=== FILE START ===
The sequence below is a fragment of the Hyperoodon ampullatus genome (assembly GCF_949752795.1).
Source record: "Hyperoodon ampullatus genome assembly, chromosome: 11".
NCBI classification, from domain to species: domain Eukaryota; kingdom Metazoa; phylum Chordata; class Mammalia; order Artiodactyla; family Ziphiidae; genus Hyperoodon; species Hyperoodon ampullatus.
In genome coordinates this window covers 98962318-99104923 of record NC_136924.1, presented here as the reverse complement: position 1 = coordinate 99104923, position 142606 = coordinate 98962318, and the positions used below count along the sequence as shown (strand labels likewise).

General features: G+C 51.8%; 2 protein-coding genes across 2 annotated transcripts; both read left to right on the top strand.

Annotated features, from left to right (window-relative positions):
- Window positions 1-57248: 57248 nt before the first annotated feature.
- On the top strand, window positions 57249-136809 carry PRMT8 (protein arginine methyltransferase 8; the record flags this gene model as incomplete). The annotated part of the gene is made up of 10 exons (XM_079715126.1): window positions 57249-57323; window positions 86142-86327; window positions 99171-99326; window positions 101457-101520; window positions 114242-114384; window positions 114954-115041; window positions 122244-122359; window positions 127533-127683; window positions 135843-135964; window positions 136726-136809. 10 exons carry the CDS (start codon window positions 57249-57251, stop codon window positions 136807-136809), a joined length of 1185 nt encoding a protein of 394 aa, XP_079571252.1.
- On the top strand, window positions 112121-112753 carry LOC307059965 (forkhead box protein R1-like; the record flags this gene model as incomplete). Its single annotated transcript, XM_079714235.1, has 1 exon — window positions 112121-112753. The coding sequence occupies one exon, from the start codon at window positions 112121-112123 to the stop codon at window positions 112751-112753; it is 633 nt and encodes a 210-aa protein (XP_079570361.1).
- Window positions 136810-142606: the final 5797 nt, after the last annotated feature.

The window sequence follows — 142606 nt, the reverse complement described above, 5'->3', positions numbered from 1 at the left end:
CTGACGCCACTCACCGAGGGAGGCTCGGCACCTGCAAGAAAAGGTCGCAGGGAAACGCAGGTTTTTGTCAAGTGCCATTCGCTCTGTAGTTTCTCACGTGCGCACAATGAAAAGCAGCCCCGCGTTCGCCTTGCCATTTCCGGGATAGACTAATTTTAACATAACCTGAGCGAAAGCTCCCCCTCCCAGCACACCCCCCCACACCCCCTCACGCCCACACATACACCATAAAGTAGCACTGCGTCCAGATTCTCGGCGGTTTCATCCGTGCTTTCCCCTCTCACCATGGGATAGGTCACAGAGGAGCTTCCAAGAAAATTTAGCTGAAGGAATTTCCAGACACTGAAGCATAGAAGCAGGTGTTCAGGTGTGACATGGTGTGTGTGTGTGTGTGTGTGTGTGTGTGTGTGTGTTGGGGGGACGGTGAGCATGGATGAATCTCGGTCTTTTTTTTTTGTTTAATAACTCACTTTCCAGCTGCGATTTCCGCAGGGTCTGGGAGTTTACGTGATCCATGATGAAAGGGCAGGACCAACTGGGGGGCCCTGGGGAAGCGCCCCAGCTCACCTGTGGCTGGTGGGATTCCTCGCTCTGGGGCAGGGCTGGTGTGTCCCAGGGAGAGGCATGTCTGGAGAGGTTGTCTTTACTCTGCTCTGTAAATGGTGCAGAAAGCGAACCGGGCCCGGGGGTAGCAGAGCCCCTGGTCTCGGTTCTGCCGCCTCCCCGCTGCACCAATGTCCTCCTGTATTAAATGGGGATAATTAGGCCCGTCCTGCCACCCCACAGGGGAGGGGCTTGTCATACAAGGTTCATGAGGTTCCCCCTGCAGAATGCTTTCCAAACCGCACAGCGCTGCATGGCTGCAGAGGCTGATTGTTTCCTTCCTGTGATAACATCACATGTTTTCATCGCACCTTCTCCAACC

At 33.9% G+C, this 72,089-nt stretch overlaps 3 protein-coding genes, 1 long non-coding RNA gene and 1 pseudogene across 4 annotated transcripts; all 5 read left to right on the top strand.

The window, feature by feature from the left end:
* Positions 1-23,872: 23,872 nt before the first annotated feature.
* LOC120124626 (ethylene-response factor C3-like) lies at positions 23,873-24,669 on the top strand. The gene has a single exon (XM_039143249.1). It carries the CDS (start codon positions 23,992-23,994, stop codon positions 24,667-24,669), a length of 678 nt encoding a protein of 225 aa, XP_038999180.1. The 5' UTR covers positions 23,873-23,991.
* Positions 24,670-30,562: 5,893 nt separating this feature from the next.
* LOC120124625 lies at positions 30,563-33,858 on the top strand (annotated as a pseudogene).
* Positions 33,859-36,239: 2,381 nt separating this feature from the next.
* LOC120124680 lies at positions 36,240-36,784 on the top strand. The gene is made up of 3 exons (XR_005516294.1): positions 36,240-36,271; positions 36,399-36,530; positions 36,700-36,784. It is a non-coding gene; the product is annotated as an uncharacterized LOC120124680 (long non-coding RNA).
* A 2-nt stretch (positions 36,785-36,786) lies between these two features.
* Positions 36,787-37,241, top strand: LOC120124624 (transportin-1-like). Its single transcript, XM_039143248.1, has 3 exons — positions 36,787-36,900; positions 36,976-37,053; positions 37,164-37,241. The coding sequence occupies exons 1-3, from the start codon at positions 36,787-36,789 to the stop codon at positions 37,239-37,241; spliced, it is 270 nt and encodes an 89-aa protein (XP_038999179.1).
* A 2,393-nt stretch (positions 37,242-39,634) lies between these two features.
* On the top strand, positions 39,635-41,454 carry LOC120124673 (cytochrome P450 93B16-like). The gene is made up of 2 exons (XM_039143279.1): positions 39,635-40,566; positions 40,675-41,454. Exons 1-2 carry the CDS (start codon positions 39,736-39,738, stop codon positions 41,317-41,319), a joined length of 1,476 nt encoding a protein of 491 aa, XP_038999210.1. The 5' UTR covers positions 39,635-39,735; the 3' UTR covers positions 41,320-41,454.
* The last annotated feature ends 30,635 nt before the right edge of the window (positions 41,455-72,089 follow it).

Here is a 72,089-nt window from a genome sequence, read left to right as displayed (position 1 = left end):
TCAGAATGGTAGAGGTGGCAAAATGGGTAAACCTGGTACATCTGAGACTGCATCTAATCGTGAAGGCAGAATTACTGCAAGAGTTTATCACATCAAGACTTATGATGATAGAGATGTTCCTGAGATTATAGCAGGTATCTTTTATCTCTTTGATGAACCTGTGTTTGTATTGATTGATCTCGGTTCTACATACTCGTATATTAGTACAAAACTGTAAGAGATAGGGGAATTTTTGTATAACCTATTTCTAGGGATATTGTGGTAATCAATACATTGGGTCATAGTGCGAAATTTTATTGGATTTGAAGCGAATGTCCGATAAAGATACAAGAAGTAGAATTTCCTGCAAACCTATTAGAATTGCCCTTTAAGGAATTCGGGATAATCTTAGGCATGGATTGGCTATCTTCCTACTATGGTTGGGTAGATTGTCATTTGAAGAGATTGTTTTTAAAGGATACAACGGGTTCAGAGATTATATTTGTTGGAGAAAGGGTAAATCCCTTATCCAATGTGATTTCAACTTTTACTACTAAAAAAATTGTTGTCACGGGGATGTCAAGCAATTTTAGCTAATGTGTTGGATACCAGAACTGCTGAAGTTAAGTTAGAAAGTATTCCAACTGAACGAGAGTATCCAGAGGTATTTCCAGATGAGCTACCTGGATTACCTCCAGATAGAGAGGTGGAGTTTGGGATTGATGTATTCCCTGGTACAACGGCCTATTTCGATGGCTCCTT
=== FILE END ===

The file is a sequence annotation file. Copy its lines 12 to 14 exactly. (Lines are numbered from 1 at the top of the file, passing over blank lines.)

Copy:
CTGACGCCACTCACCGAGGGAGGCTCGGCACCTGCAAGAAAAGGTCGCAGGGAAACGCAGGTTTTTGTCAAGTGCCATTCGCTCTGTAGTTTCTCACGTGCGCACAATGAAAAGCAGCCCCGCGTTCGCCTTGCCATTTCCGGGATAGACTAATTTTAACATAACCTGAGCGAAAGCTCCCCCTCCCAGCACACCCCCCCACACCCCCTCACGCCCACACATACACCATAAAGTAGCACTGCGTCCAGATTCTCGGCGGTTTCATCCGTGCTTTCCCCTCTCACCATGGGATAGGTCACAGAGGAGCTTCCAAGAAAATTTAGCTGAAGGAATTTCCAGACACTGAAGCATAGAAGCAGGTGTTCAGGTGTGACATGGTGTGTGTGTGTGTGTGTGTGTGTGTGTGTGTGTGTTGGGGGGACGGTGAGCATGGATGAATCTCGGTCTTTTTTTTTTGTTTAATAACTCACTTTCCAGCTGCGATTTCCGCAGGGTCTGGGAGTTTACGTGATCCATGATGAAAGGGCAGGACCAACTGGGGGGCCCTGGGGAAGCGCCCCAGCTCACCTGTGGCTGGTGGGATTCCTCGCTCTGGGGCAGGGCTGGTGTGTCCCAGGGAGAGGCATGTCTGGAGAGGTTGTCTTTACTCTGCTCTGTAAATGGTGCAGAAAGCGAACCGGGCCCGGGGGTAGCAGAGCCCCTGGTCTCGGTTCTGCCGCCTCCCCGCTGCACCAATGTCCTCCTGTATTAAATGGGGATAATTAGGCCCGTCCTGCCACCCCACAGGGGAGGGGCTTGTCATACAAGGTTCATGAGGTTCCCCCTGCAGAATGCTTTCCAAACCGCACAGCGCTGCATGGCTGCAGAGGCTGATTGTTTCCTTCCTGTGATAACATCACATGTTTTCATCGCACCTTCTCCAACC

At 33.9% G+C, this 72,089-nt stretch overlaps 3 protein-coding genes, 1 long non-coding RNA gene and 1 pseudogene across 4 annotated transcripts; all 5 read left to right on the top strand.

The window, feature by feature from the left end: